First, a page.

By 5pm on Oct. 31, 2007, Sid Pruitt, superintendent of the small Evant Independent School District (about 60 miles west of Waco) was a tad frustrated. Since 1pm that day, he and a member of his staff had been working "continuously" on an open records request submitted the previous month by the Texas Freedom Network Education Fund, seeking documents and information related to the district's sexuality-education program, Pruitt wrote in an e-mail. The project, it seems, was taking up too much of his time.
The records request Pruitt was grappling with, received under provisions of the Texas Public Information Act, was mailed a month earlier to each of the state's 1,031 public school districts. Of each district, TFN requested a range of information, including: sex-education curricula; copies of the agenda, minutes, and recommendations for sex ed given to district officials by the school health advisory council; and a copy of each district's current sex-ed policy.
"All told we have expended about ten work hours doing your research," Pruitt wrote. "I don't mind doing this but I can't understand how you are going to use my findings. Sex education is a community issue and I don't think a public policy is required." In closing, Pruitt wrote: "Evant is a small school with 301 total students in grades [prekindergarten] to 12. Most of these kids live on a farm or have animals they feed and care for. They get a pretty good sex education from their animals."
In the general scheme of things, a focus on animal husbandry may not be the best way to teach sexuality education to young people – for instance, few pigs and cows bother to use condoms. But as it turns out, neither do Texas teens. That is a situation with broad and troubling implications: Texas teens are more likely to have had sex at least once (nearly 53%) compared to U.S. teens as a whole (nearly 48%) yet are less likely to use a condom when they do. According to the Centers for Disease Control and Prevention, nearly 44% of sexually active teens in Texas did not use a condom during their last instance of sexual intercourse. As a result, it's not surprising that the state has a sky-high teen-pregnancy rate – at 63.1 live births per 1,000, Texas ranks third in the nation for underage moms. (Interestingly, although Texas dropped in 2006 to third from first place, the state's pregnancy rate actually increased over the previous year. It isn't that we're doing any better; it's just that Mississippi and New Mexico are doing worse.)
The disturbing numbers shouldn't be much of a surprise. According to a new report from TFN based on the responses of 990 school districts to the 2007 records request, just 4% of Texas districts "teach any information about responsible pregnancy and STD prevention, including various contraceptive methods." (Report: "Just Say Don't Know: Sexuality Education in Texas Public Schools," by David Wiley, a professor of health education, and assistant professor Kelly Wilson, both of Texas State University.) Instead, fully 94% of Texas schools teach abstinence-only until marriage, which replaced a more comprehensive sex education as the curriculum of choice in the mid-1990s, when federal lawmakers authorized millions in taxpayer funds to be spent to support abstinence-only education. The change was embraced by former Gov. George W. Bush, who led Texas through a change in state law that in turn made abstinence-only the foundation of sex ed here.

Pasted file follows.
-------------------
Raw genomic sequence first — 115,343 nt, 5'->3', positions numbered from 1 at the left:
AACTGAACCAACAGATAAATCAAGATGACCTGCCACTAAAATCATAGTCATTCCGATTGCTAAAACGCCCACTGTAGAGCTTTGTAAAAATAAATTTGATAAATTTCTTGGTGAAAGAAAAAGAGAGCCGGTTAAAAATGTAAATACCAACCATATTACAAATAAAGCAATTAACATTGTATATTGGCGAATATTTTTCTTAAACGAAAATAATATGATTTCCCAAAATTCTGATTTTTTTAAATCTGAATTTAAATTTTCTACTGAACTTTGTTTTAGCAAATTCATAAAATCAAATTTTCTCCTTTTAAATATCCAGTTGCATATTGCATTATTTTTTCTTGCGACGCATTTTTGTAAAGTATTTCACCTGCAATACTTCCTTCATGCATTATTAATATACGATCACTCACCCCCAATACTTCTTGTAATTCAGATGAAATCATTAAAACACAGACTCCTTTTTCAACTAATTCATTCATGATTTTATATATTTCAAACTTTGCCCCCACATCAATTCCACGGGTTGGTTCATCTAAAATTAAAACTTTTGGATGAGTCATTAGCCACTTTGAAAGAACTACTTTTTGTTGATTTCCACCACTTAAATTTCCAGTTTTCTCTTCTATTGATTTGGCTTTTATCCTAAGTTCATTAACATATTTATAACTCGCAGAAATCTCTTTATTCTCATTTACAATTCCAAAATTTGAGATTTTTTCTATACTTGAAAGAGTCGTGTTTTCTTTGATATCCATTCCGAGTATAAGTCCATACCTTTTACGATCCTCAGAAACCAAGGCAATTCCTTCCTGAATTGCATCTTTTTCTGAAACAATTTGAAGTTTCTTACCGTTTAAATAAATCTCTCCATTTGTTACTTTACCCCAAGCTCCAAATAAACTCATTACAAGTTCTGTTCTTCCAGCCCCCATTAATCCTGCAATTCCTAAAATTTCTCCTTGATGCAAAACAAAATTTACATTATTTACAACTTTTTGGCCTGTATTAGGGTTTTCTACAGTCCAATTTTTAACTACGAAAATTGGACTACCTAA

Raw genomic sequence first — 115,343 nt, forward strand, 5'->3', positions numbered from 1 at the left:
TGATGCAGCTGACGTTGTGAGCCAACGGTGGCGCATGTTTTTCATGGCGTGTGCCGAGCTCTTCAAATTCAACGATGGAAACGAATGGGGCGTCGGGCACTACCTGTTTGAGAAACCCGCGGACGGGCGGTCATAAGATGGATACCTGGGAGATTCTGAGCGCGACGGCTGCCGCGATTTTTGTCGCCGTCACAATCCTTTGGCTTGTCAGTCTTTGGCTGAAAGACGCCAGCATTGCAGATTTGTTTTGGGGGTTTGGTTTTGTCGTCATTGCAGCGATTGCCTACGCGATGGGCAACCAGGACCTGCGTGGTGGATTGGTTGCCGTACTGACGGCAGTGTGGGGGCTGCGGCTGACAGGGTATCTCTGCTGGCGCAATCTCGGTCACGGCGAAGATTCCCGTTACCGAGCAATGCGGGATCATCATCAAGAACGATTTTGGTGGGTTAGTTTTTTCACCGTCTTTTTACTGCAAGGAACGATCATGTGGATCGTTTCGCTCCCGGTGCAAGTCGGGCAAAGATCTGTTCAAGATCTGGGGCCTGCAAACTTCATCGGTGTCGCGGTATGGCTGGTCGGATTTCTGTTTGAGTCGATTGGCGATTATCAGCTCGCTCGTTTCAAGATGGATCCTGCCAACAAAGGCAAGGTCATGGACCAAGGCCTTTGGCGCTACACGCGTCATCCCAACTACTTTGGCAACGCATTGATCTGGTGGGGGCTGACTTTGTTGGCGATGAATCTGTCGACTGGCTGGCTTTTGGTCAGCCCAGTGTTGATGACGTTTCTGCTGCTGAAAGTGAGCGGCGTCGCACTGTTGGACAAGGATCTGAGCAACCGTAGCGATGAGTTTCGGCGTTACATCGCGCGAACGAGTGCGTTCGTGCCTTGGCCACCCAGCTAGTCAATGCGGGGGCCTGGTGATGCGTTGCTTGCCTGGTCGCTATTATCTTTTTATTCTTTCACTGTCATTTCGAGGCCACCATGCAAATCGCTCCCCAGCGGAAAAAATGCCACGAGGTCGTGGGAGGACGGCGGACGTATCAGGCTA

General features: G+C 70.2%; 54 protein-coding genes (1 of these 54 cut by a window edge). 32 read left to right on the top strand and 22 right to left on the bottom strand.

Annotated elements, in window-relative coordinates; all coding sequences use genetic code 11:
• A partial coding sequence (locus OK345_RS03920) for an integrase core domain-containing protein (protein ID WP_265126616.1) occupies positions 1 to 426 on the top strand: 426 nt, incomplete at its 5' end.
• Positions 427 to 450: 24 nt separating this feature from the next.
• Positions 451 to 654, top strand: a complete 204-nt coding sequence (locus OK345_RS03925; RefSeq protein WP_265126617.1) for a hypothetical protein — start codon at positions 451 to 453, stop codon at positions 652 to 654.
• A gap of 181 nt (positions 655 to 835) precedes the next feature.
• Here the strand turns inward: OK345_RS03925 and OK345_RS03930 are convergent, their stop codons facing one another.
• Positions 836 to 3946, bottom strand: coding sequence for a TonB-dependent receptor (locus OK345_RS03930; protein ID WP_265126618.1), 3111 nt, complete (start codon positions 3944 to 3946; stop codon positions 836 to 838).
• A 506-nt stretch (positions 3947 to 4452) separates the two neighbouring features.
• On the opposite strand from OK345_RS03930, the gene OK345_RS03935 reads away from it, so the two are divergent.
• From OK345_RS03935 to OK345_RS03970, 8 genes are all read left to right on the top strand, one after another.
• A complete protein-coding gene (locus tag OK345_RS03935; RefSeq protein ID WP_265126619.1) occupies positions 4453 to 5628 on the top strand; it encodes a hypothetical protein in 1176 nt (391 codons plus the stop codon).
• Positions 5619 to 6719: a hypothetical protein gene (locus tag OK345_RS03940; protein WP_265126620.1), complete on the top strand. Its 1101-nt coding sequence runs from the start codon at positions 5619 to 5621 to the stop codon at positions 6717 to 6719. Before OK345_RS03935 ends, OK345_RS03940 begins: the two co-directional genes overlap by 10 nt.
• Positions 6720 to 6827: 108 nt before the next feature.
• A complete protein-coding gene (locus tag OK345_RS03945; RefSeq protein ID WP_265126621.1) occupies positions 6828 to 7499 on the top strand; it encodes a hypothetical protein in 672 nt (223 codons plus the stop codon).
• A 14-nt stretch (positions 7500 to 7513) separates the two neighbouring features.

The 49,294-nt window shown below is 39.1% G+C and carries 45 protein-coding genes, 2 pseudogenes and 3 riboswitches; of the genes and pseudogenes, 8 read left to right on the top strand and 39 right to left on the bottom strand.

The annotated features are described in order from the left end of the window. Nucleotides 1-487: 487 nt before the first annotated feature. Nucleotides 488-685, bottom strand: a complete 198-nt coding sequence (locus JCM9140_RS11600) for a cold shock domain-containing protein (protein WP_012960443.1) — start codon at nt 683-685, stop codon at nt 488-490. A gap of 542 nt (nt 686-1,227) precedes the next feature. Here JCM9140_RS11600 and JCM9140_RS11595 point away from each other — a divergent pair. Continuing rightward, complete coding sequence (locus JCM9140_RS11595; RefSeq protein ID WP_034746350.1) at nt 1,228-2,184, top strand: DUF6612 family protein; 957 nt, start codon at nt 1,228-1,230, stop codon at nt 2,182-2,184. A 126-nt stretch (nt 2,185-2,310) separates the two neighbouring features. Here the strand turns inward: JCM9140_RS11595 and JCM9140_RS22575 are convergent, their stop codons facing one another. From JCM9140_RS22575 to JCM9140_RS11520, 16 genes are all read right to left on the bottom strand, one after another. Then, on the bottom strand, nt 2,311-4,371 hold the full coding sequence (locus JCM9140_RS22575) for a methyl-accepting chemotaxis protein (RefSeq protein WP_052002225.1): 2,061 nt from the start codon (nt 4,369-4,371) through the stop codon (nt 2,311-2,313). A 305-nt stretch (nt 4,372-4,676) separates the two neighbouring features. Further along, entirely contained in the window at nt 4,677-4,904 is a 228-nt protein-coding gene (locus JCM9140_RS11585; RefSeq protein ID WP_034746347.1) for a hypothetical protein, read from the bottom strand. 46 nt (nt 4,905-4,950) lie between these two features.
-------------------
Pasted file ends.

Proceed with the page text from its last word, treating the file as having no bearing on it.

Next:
In 2000, Bush ran for president on a platform that included a pledge to expand abstinence-only sex-ed funding, and once elected, he did just that. In just more than a decade, says William Smith, vice president for public policy at the Sexuality Information and Education Council of the United States, nearly $1.5 billion in taxpayer funds have gone to support abstinence-only sex ed. Texas has been the largest recipient of those funds; in 2007 alone, Texas received more than $18 million in federal funds for abstinence-only education.
But, say Wiley and Wilson, the dirty little secret is this: Abstinence-only education is failing Texas students. "It's a conspiracy of silence," Wiley said. "We [public officials and public school educators] think it's just going to take care of itself." In their report, Wiley and Wilson found that abstinence-only curricula in Texas schools are rife with gender and sexuality stereotypes, include unconstitutional religious materials; use fear and shame to teach about sex; and use materials that "regularly contain factual errors and perpetuate lies and distortions about condoms and STDs."